NEW YORK (TheStreet) -- Stocks zoomed to new highs on reasonably good news for the U.S. economy and the Bank of Japan's announcement of quantitative easing.
Just a few weeks ago markets were plunging, and analysts writing on the nation's most prestigious financial pages cautioned that stocks were historically overvalued.
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On Oct. 15, I wrote in the TheStreet: "Don't Panic Ahead of a Rebound as Stocks Are Not Overvalued." And that's still true. The S&P 500 (SPY) , which accounts for about 80% of the publicly traded shares in the U.S., and with a price-to-earnings ratio at 18.68, is still trading below its 25-year average P/E of about 18.90. And estimated earnings for the next 12 months indicate a P/E ratio of only 16.65.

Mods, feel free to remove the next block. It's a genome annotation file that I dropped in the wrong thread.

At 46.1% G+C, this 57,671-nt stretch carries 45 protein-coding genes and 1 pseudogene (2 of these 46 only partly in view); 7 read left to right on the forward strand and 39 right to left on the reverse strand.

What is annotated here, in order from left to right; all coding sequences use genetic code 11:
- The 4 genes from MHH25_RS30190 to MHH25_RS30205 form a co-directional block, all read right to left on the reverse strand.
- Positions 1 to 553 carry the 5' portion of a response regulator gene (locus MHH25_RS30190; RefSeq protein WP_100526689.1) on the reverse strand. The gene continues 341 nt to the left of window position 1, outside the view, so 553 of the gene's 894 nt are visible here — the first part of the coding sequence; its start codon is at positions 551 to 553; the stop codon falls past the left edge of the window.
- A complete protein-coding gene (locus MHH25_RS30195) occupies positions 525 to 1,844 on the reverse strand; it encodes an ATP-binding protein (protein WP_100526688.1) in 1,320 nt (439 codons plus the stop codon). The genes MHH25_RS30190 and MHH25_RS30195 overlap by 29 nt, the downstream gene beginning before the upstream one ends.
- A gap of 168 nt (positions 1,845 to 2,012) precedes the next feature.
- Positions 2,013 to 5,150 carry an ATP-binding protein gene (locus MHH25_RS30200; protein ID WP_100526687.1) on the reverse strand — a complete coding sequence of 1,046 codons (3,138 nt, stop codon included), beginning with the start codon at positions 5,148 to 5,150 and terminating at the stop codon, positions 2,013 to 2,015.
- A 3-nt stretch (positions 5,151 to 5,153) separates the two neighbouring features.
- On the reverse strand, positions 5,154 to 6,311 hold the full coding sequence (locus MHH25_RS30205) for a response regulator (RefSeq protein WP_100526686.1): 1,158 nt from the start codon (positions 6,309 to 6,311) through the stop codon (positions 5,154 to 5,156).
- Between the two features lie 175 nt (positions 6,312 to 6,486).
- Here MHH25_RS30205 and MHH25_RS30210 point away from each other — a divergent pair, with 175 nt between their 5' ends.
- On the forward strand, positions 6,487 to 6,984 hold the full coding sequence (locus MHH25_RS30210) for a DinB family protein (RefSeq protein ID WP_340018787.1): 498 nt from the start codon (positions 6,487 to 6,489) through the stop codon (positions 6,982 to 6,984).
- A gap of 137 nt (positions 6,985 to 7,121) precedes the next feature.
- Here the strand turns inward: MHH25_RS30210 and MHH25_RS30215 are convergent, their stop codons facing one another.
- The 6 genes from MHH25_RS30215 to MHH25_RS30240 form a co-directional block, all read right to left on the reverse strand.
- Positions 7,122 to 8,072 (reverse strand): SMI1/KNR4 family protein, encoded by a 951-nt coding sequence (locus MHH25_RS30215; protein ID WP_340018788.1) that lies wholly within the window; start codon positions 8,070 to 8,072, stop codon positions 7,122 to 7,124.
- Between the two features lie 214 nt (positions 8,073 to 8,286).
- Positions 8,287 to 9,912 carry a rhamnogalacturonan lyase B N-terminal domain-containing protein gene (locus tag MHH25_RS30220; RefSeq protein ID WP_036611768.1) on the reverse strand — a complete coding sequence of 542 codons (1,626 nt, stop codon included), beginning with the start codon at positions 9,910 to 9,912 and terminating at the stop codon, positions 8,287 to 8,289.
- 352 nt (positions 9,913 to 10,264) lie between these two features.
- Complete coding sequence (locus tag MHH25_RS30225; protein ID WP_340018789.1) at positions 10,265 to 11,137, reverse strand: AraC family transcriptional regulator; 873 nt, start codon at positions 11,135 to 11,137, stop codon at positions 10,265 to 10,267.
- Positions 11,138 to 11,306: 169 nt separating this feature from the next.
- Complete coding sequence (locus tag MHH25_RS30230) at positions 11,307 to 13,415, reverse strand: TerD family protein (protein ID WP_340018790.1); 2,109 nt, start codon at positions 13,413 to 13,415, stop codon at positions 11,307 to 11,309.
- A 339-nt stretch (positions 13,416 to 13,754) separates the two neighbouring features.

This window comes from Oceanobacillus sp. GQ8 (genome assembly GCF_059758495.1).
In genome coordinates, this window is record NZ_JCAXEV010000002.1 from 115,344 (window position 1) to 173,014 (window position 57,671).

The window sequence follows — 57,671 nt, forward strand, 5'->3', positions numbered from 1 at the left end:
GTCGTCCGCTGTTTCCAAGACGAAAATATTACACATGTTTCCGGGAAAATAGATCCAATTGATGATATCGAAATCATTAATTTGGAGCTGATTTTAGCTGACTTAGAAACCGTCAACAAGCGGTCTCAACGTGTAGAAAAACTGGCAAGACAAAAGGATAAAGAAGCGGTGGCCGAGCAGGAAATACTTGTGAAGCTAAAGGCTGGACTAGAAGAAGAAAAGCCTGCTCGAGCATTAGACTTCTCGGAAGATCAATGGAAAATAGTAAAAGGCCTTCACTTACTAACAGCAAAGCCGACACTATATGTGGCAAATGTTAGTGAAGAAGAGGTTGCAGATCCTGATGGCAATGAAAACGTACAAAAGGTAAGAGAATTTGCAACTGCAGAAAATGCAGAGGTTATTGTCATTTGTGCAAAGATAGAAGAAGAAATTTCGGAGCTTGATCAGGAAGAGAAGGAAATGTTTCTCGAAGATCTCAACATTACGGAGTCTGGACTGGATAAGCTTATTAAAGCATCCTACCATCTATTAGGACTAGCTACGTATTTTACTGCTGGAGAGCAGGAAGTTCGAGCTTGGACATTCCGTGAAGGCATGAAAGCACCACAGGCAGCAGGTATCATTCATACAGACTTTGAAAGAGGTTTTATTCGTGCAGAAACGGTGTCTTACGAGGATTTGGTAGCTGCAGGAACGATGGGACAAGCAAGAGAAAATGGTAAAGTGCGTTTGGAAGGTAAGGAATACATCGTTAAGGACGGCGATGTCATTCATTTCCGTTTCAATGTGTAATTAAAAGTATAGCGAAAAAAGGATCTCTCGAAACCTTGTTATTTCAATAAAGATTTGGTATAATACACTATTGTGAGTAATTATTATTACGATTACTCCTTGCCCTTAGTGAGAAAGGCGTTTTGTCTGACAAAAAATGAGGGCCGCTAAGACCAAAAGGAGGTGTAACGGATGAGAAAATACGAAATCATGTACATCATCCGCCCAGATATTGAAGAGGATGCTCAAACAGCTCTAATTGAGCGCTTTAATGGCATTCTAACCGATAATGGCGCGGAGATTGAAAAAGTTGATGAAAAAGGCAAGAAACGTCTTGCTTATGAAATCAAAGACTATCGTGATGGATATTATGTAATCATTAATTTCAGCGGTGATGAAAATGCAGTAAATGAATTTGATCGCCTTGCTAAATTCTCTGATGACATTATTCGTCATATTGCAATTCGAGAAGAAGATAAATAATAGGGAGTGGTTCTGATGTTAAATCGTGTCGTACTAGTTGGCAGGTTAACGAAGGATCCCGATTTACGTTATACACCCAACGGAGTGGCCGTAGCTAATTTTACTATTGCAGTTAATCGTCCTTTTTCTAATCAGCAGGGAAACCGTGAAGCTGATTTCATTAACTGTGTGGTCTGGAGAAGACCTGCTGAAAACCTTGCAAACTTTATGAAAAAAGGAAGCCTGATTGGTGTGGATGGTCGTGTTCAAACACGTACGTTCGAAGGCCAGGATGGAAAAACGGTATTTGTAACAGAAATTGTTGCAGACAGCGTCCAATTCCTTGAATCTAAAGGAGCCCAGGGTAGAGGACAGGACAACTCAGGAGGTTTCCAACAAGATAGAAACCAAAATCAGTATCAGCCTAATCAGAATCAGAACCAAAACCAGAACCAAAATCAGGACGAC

The fundamentals of capital formation and stock market valuations have changed. Stocks are capable of maintaining a much higher P/E ratio than that historical average going forward. Going forward, expect more volatility -- but don't panic! Next time you read in the Wall Street Journal that stocks are overvalued, or next time your broker calls, indulge in an earthly pleasure. Just tune out the noise.
At the time of publication, the author held no positions in any of the stocks mentioned.
This article is commentary by an independent contributor, separate from TheStreet's regular news coverage.
Peter Morici is an economist and professor at the Smith School of Business, University of Maryland, and a national columnist.